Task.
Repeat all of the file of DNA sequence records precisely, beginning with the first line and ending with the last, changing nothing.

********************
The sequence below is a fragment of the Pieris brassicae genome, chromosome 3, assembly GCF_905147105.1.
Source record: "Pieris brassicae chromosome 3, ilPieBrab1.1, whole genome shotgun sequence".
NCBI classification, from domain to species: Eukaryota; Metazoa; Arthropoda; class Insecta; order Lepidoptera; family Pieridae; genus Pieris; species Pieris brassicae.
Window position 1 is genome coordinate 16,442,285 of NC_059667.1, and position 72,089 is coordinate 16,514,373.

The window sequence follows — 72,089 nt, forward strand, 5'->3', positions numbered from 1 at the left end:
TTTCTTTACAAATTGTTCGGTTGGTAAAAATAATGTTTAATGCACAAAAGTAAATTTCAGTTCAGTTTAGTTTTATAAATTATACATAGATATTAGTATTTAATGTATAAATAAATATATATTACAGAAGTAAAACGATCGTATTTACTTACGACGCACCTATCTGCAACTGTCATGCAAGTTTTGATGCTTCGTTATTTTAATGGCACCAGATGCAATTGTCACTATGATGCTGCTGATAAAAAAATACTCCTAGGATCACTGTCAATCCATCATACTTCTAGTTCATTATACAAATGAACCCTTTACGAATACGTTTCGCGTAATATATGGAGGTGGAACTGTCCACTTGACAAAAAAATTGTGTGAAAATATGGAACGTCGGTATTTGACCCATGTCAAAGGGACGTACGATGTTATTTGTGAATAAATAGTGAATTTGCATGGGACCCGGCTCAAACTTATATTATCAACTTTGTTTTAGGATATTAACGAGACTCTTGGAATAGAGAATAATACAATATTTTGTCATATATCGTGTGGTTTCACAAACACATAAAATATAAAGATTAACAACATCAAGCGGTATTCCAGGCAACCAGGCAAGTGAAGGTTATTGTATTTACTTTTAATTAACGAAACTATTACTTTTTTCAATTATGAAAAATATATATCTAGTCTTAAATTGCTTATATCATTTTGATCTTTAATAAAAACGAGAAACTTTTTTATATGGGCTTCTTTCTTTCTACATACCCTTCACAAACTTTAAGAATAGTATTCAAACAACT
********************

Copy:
The sequence below is a fragment of the Pieris brassicae genome, chromosome 3, assembly GCF_905147105.1.
Source record: "Pieris brassicae chromosome 3, ilPieBrab1.1, whole genome shotgun sequence".
NCBI classification, from domain to species: Eukaryota; Metazoa; Arthropoda; class Insecta; order Lepidoptera; family Pieridae; genus Pieris; species Pieris brassicae.
Window position 1 is genome coordinate 16,442,285 of NC_059667.1, and position 72,089 is coordinate 16,514,373.

The window sequence follows — 72,089 nt, forward strand, 5'->3', positions numbered from 1 at the left end:
TTTCTTTACAAATTGTTCGGTTGGTAAAAATAATGTTTAATGCACAAAAGTAAATTTCAGTTCAGTTTAGTTTTATAAATTATACATAGATATTAGTATTTAATGTATAAATAAATATATATTACAGAAGTAAAACGATCGTATTTACTTACGACGCACCTATCTGCAACTGTCATGCAAGTTTTGATGCTTCGTTATTTTAATGGCACCAGATGCAATTGTCACTATGATGCTGCTGATAAAAAAATACTCCTAGGATCACTGTCAATCCATCATACTTCTAGTTCATTATACAAATGAACCCTTTACGAATACGTTTCGCGTAATATATGGAGGTGGAACTGTCCACTTGACAAAAAAATTGTGTGAAAATATGGAACGTCGGTATTTGACCCATGTCAAAGGGACGTACGATGTTATTTGTGAATAAATAGTGAATTTGCATGGGACCCGGCTCAAACTTATATTATCAACTTTGTTTTAGGATATTAACGAGACTCTTGGAATAGAGAATAATACAATATTTTGTCATATATCGTGTGGTTTCACAAACACATAAAATATAAAGATTAACAACATCAAGCGGTATTCCAGGCAACCAGGCAAGTGAAGGTTATTGTATTTACTTTTAATTAACGAAACTATTACTTTTTTCAATTATGAAAAATATATATCTAGTCTTAAATTGCTTATATCATTTTGATCTTTAATAAAAACGAGAAACTTTTTTATATGGGCTTCTTTCTTTCTACATACCCTTCACAAACTTTAAGAATAGTATTCAAACAACT